If you’re driven along Adeline past the Here and There steel-plate letter sculptures that mark the border between Berkeley and Oakland recently, you will have noticed that the letter “T” has been looking somewhat cozy.

The explanation is that it has been yarn bombed — enveloped in a custom-made knitted covering  in a covert operation that is being echoed around the world in a movement that sees public art receive a little stealth knitting attention.

The “perpetrators”, who clearly need to remain anonymous, took two nights to carry out Operation Yarn Bombing.

“We measured the T and then set about designing how much knitting we would need,” writes the lead yarn bomber. “We gathered a band who came armed with the biggest needles possible and started knitting. It took two nights. One of knitting. One of assembly. And then, armed with our ladder and knitting, we headed over to the T. We were all dressed in black. (Actually a coincidence). In the dark, we sewed the pieces on to the T and… voila. We were done.”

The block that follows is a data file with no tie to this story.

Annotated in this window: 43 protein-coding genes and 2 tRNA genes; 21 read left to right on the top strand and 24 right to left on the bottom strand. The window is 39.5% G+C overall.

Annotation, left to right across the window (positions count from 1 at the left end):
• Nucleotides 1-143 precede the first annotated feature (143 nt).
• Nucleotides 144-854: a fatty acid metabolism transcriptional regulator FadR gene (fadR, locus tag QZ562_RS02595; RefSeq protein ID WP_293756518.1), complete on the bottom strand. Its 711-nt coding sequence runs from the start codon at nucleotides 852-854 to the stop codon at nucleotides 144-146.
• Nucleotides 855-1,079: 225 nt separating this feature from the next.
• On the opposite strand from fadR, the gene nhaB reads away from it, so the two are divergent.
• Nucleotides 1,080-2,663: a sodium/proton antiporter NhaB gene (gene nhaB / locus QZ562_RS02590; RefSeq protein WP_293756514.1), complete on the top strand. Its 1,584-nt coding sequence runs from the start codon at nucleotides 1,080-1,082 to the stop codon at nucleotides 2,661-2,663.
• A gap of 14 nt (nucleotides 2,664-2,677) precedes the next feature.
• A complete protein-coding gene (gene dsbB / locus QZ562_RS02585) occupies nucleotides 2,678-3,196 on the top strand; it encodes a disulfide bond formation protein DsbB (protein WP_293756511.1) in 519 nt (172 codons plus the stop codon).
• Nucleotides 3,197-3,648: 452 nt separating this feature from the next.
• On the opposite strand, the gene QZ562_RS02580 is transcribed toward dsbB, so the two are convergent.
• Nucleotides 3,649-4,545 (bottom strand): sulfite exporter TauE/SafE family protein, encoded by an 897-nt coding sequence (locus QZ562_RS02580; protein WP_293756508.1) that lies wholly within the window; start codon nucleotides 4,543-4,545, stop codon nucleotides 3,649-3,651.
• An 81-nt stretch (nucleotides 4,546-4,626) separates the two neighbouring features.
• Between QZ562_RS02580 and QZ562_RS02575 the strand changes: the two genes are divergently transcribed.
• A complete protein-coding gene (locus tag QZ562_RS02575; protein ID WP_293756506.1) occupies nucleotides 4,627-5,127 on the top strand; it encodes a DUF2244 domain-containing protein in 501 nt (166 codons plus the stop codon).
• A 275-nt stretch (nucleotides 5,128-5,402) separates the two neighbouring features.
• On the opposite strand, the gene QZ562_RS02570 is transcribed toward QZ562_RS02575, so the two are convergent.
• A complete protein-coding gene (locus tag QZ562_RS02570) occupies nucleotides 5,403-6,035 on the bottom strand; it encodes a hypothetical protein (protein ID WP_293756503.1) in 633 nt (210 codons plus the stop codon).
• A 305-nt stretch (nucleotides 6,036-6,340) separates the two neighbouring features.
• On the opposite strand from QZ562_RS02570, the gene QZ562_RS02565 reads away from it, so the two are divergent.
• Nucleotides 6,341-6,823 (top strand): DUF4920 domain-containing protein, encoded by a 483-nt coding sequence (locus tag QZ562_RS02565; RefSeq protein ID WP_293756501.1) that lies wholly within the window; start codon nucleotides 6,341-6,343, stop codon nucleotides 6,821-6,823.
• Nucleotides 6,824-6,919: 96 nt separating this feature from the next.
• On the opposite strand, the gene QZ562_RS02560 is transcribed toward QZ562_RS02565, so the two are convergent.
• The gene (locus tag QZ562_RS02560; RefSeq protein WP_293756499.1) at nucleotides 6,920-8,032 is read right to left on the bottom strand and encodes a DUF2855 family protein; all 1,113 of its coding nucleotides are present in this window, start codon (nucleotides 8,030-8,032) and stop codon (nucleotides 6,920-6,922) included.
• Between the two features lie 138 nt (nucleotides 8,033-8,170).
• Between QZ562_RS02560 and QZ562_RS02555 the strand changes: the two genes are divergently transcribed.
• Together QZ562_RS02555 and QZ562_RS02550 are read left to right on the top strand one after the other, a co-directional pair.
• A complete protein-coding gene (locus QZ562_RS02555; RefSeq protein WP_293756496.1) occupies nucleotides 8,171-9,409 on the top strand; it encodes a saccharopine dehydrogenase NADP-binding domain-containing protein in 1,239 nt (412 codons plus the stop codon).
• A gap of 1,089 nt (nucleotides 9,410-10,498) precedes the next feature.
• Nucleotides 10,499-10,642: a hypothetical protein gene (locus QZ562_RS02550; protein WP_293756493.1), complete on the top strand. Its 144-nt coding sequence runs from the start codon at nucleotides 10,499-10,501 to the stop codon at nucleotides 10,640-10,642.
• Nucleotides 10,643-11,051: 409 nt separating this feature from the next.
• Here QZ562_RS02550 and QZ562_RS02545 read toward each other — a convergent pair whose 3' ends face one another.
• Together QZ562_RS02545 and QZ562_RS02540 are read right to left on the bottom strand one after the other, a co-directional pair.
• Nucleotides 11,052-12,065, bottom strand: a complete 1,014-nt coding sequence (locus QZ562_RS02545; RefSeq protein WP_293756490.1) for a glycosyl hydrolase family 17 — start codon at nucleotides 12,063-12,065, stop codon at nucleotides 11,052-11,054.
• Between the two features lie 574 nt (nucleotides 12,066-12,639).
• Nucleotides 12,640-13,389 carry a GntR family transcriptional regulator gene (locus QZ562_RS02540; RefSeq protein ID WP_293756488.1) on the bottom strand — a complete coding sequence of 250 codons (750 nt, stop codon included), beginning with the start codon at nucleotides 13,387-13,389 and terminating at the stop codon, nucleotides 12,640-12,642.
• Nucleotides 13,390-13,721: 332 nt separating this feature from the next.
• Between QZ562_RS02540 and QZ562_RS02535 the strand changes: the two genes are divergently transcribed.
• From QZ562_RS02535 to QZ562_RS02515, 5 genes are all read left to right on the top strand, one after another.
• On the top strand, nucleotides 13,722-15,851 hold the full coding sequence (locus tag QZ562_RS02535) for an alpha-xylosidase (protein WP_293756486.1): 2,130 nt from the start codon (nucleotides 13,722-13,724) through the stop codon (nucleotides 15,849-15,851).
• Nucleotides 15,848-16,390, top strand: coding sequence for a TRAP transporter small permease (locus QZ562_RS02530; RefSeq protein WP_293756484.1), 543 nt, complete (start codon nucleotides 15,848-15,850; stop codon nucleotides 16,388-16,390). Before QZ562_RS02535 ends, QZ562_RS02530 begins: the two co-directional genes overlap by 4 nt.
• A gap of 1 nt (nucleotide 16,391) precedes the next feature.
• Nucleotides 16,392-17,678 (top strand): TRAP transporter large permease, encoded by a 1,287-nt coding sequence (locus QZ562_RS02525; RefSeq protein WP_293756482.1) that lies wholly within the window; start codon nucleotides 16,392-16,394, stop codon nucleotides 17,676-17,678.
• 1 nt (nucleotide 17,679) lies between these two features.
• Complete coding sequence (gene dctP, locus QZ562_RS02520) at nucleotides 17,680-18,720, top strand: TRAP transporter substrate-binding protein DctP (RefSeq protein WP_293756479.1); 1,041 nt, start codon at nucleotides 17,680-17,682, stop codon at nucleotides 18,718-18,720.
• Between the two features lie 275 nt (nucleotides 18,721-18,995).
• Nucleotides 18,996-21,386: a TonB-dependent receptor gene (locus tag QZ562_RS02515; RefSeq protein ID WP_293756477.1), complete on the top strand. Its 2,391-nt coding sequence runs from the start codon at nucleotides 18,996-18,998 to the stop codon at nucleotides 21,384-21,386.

The motive was frustration with a quote from Gertrude Stein, who said about Oakland, “There is no there”, after returning to the city from Paris to find her childhood home, school and synagogue had all disappeared. The knitters felt her comment is interpreted as a derogatory remark about Oakland.

Thus “Here and There” becomes “Here and Here”.

Tracey Taylor is co-founder of Berkeleyside and co-founder and editorial director of Cityside, the nonprofit parent to Berkeleyside and The Oaklandside. Before launching Berkeleyside, Tracey wrote for...